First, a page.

Bookmark This is a feature that highlights new books by College of Arts and Sciences faculty and alumni, published the first week of each month. This month’s featured book is A Long Time to Be Gone (Carnegie Mellon University Press) by Michael McFee.
Editor’s note: Enjoy the poem “Wee” from the book at the end of this Q&A.
Q: Can you give us a brief synopsis of your book?
A: This book explores challenging subjects — among them the realities of aging, the early days of the COVID-19 pandemic and the disappearance of Appalachian culture — in engaging and often playful poems which, despite the shadow of mortality, discover enduring pleasures in the details of our everyday lives.
Q: How does this fit in with your research interests and passions?
A: My passion as a writer has always been to pay the closest possible attention to the world around me, to notice what may often be overlooked then preserve it in the best possible language. That’s what this book continues to do, in its lively responses to such things as a dog drinking from a puddle, an extinct heirloom apple called McAfee’s Nonsuch, a song by Duke Ellington written in Durham, and intriguing words like “coronavirus” or “teeninecy” or “wee.”
Q: What was the original idea that made you think: “There’s a book here?”
A: Every four or five years, I look back over what I’ve written and ask, Is there a book here? Have I been working through some common themes or obsessions while writing these discrete poems? Could I arrange them into a coherent and satisfying collection of poetry? Thanks to a research and study assignment from the department of English and comparative literature in the spring of 2021, I had free time to reflect on my recent work and ask those questions. The answer was yes, and the result was A Long Time to Be Gone.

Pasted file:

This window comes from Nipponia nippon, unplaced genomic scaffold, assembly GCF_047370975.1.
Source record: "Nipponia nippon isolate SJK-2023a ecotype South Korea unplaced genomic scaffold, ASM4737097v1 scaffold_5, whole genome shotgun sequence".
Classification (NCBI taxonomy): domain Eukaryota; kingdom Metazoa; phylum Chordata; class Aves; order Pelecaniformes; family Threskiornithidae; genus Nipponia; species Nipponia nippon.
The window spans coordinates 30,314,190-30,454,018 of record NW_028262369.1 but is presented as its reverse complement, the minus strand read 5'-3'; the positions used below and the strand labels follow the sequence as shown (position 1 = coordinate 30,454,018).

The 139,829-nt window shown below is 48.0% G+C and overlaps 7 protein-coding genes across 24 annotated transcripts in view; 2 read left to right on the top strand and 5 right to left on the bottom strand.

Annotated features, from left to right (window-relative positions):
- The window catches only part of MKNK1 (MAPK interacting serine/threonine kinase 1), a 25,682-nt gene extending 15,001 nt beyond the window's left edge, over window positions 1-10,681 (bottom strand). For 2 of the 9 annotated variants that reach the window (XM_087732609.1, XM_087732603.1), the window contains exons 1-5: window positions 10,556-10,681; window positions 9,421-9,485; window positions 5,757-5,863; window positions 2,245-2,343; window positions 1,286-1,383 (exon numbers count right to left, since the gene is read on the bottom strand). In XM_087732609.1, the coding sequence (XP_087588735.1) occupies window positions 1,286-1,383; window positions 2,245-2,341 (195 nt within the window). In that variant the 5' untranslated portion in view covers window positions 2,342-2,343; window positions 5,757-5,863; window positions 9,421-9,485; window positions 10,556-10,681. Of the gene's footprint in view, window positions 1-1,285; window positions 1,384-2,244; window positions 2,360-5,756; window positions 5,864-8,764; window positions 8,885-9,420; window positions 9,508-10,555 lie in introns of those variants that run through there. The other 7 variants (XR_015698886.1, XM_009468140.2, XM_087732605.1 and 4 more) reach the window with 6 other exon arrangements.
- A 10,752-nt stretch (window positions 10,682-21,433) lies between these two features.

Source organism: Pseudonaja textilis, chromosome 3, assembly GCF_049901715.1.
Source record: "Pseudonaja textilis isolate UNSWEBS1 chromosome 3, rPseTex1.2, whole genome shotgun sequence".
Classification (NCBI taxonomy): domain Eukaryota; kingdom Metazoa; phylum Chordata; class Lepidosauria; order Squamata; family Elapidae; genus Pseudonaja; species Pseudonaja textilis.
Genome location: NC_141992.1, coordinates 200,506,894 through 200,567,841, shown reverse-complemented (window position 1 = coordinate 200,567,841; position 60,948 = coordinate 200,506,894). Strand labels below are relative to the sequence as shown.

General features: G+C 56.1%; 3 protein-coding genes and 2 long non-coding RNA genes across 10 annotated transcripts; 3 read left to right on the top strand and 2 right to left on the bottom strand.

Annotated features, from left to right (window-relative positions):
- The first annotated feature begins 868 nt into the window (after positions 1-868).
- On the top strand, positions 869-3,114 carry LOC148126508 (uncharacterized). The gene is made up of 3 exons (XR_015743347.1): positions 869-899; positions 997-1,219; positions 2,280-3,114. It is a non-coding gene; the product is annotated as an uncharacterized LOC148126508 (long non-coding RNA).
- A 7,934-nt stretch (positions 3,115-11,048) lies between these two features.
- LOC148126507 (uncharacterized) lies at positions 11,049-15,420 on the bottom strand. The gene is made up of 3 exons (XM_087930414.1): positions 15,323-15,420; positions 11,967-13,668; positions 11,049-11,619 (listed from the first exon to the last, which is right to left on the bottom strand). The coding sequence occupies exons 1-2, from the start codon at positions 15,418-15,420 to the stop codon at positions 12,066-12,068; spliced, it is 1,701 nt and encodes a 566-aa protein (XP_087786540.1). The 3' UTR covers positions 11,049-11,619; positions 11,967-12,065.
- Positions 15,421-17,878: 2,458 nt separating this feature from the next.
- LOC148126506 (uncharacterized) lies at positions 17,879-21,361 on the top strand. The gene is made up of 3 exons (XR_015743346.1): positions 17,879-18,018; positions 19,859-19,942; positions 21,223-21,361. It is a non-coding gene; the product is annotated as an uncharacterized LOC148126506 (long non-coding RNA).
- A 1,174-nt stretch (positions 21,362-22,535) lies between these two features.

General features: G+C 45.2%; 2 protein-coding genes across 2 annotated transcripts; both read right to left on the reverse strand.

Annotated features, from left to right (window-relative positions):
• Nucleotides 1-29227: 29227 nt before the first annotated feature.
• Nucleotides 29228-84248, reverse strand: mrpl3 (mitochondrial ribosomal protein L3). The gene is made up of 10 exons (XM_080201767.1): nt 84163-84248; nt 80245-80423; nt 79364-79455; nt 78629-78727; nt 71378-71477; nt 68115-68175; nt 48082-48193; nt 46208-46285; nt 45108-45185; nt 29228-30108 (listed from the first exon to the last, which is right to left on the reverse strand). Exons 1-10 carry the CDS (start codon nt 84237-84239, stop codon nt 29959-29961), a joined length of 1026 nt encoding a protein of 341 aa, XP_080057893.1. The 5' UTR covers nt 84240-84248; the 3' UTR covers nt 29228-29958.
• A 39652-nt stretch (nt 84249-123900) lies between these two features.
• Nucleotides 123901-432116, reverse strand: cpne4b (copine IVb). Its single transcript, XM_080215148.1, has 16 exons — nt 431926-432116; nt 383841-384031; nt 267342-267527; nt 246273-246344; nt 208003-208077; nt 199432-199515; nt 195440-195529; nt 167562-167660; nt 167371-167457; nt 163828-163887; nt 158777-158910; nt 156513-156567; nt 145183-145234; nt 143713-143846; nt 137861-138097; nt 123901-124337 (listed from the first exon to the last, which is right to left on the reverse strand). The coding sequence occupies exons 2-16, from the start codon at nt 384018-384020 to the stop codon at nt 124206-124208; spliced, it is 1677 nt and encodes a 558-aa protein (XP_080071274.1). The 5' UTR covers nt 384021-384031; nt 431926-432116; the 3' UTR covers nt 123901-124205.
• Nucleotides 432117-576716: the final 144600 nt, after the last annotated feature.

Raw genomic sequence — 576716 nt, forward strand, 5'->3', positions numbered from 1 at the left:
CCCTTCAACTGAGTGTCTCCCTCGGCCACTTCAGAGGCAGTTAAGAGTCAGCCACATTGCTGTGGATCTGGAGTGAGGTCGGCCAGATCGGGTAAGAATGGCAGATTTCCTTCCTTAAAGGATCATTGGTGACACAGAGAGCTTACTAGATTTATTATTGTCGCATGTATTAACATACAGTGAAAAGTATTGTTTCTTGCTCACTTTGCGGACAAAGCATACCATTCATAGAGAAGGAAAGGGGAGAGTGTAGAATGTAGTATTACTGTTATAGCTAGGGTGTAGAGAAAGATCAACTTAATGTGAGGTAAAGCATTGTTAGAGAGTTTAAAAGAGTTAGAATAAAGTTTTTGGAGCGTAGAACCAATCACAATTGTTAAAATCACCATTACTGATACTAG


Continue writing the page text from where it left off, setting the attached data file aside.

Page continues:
Q: What surprised you when researching/writing this book?
A: The most surprising thing was writing so many COVID poems, during the first months of the pandemic in spring 2020. I didn’t set out to do that — I’m not a topical poet, and I usually work quite slowly — but it became a way to deal with that weird, scary, disorienting time, and to document some of its details in short poems, almost like diary entries. The strongest of those became section two of the new book.
Q: Where’s your go-to writing spot, and how do you deal with writer’s block?
A: For over 40 years, I’ve written in the front corner room of my house in Durham. I sit down at that familiar desk in the morning and begin drafting — by hand, on paper — what might turn into a new poem or essay. With any luck, something good happens while I’m working on that word-world. As for less fruitful times: if the writing seems reluctant to come, I’ll step away from the desk for a while and do something very different to clear my head, then come back and try again.
Michael McFee is Doris Betts Term Professor in the department of English and comparative literature.
McFee has several local upcoming book readings: Saturday, Feb. 4 at 11 a.m. at McIntyre’s Books in Fearrington Village; Tuesday, March 7 at 3:30 p.m. in Greenlaw Hall’s Donovan Lounge (with novelist and English department colleague Michael Gutierrez); and Wednesday, April 5 at 6:30 p.m. at Letters Bookshop in Durham.
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The small dark hours, yes,
from midnight to dawn—
one, two, three, four, five—
but also a bit
of space, a short way
in Scots; awake, though,
it feels so far to
the first hint of light
that means a new day,
but the Lord and me
during the We hours,
that deep thick time ours,
no need for either
to speak or to see.